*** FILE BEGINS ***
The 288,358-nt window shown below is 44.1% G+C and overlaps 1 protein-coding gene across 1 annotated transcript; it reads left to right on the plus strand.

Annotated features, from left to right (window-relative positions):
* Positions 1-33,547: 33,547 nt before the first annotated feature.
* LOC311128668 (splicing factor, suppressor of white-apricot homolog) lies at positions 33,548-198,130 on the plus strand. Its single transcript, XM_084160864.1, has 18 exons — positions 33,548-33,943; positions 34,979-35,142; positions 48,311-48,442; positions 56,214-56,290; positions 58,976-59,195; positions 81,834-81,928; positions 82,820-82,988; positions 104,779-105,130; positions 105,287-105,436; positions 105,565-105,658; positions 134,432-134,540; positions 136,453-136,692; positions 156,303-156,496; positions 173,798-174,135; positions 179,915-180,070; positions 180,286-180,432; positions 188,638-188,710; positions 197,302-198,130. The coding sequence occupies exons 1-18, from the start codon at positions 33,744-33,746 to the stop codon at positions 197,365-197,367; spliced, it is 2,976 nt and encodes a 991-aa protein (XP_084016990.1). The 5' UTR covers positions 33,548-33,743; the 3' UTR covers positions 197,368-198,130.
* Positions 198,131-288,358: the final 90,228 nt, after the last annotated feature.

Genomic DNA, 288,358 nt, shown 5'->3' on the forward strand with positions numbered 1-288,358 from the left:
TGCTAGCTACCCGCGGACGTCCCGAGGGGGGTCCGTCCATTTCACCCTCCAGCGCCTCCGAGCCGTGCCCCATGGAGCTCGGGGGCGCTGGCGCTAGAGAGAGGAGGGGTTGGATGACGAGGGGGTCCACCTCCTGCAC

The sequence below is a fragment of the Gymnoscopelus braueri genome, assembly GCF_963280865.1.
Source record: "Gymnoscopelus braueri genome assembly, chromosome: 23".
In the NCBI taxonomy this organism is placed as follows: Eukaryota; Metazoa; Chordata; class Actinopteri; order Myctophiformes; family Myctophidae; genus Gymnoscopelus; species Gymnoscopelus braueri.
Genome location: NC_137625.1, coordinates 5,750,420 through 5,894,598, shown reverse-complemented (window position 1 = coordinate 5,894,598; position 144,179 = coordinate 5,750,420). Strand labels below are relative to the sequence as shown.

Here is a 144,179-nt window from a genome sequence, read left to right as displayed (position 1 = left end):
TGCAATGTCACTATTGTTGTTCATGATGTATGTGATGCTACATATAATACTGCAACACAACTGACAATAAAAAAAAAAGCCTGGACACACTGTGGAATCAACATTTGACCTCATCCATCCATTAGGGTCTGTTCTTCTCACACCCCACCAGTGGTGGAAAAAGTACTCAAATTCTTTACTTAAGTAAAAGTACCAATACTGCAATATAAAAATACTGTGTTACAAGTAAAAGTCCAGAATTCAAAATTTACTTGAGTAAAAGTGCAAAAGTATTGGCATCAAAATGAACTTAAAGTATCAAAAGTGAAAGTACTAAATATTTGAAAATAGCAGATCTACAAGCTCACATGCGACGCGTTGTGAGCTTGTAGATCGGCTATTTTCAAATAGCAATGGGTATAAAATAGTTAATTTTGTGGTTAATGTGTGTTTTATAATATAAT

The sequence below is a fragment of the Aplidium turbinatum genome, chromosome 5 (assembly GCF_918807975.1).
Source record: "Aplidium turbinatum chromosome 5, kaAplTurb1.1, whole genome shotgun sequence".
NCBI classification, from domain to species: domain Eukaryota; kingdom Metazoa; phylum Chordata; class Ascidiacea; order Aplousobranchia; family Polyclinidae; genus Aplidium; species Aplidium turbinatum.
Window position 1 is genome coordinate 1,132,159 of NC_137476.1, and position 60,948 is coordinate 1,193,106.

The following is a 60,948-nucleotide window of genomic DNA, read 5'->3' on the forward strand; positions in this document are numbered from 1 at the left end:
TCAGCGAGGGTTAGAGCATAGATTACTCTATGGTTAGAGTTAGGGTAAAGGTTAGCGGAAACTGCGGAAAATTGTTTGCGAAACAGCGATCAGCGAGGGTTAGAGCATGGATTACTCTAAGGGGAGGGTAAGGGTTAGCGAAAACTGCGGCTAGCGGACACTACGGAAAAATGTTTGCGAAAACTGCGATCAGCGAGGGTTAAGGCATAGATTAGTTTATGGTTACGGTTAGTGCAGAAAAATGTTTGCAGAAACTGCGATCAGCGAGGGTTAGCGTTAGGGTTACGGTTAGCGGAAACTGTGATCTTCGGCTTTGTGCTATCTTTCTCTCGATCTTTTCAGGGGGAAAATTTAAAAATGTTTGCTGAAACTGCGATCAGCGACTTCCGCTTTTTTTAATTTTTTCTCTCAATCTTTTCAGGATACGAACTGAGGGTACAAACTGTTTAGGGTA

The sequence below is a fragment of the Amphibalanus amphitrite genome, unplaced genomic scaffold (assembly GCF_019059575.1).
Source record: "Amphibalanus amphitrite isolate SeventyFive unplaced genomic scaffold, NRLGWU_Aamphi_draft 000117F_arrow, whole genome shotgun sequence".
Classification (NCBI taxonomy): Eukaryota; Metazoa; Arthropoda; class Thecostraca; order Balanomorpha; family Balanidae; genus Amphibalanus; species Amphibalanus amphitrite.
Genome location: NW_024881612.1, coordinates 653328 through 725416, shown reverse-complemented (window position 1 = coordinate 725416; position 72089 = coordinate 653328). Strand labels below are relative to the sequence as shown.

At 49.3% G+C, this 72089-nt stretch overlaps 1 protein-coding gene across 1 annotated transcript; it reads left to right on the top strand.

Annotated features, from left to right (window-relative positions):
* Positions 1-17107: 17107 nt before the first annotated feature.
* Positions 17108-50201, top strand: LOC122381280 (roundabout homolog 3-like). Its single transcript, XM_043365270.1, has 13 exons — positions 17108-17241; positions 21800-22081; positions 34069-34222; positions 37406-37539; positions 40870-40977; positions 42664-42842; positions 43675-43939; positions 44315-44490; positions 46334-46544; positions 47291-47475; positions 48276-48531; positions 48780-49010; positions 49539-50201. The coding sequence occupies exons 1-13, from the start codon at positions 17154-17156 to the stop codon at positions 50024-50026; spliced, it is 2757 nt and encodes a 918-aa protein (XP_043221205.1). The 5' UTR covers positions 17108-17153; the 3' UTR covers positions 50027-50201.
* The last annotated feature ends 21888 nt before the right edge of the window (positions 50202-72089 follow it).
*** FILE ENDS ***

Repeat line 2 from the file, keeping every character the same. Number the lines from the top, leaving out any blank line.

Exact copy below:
Annotated features, from left to right (window-relative positions):